Ancient mammal fossil reveals skin, hair evolution
New York: Scientists have discovered a new 125-million-year-old fossil mammal in Spain that has pushed back the earliest record of preserved mammalian hair structures and inner organs by more than 60 million years.
The specimen, named Spinolestes xenarthrosus, was fossilised with remarkably intact guard hairs, underfur, tiny hedgehog-like spines and even evidence of a fungal hair infection.
The unusually well-preserved fossil also contains an external ear lobe, soft tissues of the liver, lung and diaphragm.
The microscopic structures of hair and spines in Spinolestes are the earliest-known examples in mammalian evolutionary history.
“Spinolestes is a spectacular find. It is stunning to see almost perfectly preserved skin and hair structures fossilised in microscopic detail in such an old fossil,” said study co-author Zhe-Xi Luo, professor of organismal biology and anatomy at University of Chicago.
This Cretaceous furball displays the entire structural diversity of modern mammalian skin and hairs, he added.
Spinolestes xenarthrosus lived in the Cretaceous period and belonged to an extinct lineage of early mammals known as triconodonts.
The specimen measured roughly 24 cm in length and is estimated to have weighed around 50 to 70 grams, about the size of a modern-day juvenile rat.
Its teeth and skeletal features indicate it was a ground-dweller that ate insects.
Spinolestes had remarkably modern mammalian hair and skin structures, such as compound follicles in which multiple hairs emerge from the same pore.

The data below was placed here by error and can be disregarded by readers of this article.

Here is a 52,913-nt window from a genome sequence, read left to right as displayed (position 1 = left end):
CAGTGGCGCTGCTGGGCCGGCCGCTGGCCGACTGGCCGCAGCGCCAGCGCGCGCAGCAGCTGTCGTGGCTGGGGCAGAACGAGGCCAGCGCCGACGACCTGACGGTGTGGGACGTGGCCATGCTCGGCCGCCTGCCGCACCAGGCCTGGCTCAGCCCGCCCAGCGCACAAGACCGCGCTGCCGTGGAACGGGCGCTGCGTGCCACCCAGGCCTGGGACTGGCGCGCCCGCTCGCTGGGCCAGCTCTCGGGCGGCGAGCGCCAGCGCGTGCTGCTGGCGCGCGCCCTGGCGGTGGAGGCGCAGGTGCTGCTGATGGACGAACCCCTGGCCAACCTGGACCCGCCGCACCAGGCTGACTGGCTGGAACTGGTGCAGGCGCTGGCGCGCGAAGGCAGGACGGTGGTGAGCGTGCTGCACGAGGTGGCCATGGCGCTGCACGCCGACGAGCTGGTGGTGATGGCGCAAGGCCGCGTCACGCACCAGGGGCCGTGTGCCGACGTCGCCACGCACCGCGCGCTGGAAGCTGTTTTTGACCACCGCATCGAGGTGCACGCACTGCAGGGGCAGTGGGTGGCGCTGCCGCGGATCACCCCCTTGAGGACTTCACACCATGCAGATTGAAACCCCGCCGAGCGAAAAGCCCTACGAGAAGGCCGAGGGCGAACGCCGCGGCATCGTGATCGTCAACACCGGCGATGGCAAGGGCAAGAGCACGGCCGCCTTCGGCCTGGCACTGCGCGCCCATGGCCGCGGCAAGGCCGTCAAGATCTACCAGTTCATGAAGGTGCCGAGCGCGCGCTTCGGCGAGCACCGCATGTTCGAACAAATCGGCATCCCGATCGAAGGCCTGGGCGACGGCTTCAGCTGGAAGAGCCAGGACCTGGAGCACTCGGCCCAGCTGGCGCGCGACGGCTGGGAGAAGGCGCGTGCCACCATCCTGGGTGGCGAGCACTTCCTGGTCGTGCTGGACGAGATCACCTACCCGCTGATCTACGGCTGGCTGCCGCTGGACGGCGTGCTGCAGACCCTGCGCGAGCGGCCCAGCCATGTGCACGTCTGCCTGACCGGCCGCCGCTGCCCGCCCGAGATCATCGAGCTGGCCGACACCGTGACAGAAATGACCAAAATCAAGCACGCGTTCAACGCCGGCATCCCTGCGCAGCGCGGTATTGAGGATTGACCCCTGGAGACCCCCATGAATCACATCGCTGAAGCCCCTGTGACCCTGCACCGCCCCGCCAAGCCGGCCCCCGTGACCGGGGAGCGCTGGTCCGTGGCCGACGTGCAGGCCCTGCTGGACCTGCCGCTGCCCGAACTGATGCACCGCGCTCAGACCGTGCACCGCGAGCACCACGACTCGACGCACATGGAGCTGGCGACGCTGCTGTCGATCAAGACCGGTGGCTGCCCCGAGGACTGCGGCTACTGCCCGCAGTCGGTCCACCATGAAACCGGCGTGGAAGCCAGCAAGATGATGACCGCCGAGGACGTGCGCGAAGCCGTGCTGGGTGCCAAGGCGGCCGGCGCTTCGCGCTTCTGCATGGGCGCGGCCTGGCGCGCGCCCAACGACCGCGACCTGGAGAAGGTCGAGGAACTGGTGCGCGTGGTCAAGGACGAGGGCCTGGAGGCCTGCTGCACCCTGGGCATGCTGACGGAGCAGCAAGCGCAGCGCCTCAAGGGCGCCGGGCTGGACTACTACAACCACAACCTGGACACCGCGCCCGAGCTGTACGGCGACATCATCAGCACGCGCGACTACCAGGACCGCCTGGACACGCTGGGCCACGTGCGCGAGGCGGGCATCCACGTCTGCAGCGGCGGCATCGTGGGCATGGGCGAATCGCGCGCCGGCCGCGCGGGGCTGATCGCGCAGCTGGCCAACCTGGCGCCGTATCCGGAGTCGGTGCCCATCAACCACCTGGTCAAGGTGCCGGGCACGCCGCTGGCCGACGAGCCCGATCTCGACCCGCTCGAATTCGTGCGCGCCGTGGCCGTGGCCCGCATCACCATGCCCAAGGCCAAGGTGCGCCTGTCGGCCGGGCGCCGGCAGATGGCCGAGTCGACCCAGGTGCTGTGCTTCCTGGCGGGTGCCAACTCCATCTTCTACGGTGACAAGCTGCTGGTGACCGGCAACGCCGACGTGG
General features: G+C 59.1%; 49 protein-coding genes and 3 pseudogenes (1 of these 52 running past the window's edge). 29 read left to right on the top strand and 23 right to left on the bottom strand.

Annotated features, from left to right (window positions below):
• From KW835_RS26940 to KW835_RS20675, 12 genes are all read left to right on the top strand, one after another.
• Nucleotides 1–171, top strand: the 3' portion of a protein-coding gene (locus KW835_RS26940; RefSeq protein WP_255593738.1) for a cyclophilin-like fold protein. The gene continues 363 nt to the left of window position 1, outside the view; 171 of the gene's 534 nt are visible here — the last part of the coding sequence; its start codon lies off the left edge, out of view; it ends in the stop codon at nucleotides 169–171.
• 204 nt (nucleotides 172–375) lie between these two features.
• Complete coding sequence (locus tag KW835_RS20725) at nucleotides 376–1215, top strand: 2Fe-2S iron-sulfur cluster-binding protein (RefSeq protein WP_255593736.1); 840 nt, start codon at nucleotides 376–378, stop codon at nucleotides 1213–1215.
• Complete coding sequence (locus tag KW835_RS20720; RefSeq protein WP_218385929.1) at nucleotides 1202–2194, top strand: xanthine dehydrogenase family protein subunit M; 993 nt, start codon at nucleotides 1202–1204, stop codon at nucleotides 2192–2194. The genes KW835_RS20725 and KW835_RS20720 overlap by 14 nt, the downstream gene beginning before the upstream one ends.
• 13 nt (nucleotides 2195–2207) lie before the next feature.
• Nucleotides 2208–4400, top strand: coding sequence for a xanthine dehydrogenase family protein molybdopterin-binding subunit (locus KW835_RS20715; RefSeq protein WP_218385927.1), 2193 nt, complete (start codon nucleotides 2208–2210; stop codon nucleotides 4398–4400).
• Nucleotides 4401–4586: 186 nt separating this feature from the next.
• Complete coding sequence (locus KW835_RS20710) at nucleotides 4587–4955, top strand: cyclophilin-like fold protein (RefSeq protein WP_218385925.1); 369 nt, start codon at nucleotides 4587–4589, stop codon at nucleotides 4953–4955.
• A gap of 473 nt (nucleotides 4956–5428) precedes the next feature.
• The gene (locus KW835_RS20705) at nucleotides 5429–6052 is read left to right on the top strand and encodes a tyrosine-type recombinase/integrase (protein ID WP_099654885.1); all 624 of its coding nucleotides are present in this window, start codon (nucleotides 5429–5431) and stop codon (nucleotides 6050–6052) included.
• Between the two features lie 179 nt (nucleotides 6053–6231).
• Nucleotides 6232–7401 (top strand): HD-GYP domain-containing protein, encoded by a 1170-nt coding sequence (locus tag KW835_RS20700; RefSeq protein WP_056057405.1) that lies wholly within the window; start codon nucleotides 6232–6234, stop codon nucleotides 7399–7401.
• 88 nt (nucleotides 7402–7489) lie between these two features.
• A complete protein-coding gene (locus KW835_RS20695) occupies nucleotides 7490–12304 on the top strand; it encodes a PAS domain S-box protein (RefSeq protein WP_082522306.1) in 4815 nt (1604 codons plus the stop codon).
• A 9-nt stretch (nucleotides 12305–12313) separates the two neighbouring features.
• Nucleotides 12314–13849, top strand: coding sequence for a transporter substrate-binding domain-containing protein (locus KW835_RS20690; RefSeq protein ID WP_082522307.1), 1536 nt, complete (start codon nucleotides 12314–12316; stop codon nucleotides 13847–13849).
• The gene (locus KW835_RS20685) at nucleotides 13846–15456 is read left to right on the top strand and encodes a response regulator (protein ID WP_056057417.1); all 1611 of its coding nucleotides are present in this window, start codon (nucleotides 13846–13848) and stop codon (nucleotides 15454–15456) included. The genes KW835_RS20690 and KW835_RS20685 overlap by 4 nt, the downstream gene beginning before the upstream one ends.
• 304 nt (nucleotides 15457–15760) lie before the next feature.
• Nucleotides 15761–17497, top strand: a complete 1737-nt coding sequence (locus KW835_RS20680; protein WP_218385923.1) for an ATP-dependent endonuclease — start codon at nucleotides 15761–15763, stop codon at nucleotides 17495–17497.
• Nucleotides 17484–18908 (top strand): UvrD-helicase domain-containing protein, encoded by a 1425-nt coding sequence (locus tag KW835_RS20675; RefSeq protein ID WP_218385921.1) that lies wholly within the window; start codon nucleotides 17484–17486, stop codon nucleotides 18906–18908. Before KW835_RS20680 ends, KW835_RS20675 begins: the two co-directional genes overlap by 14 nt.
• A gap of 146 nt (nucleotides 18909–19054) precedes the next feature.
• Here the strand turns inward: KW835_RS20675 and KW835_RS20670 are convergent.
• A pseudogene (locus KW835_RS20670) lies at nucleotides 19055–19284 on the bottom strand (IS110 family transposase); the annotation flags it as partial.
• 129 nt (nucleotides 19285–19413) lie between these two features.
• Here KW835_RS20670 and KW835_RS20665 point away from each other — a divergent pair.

It had small spines around a tenth of a millimeter in diameter on its back, similar to modern hedgehogs and African spiny mice which appeared to be formed by the fusion of filaments at follicles during development.
The team even found abnormally truncated hairs that are evidence of a fungal skin infection known as dermatophytosis, which is widely seen among living mammals.
Spinolestes is also the first example of a Mesozoic mammal in which soft tissues in the thoracic and abdominal cavities are fossilised.
“With the complex structural features and variation identified in this fossil, we now have conclusive evidence that many fundamental mammalian characteristics were already well-established some 125 million years, in the age of dinosaurs,” Luo concluded.
The findings were described in a study published in the journal Nature.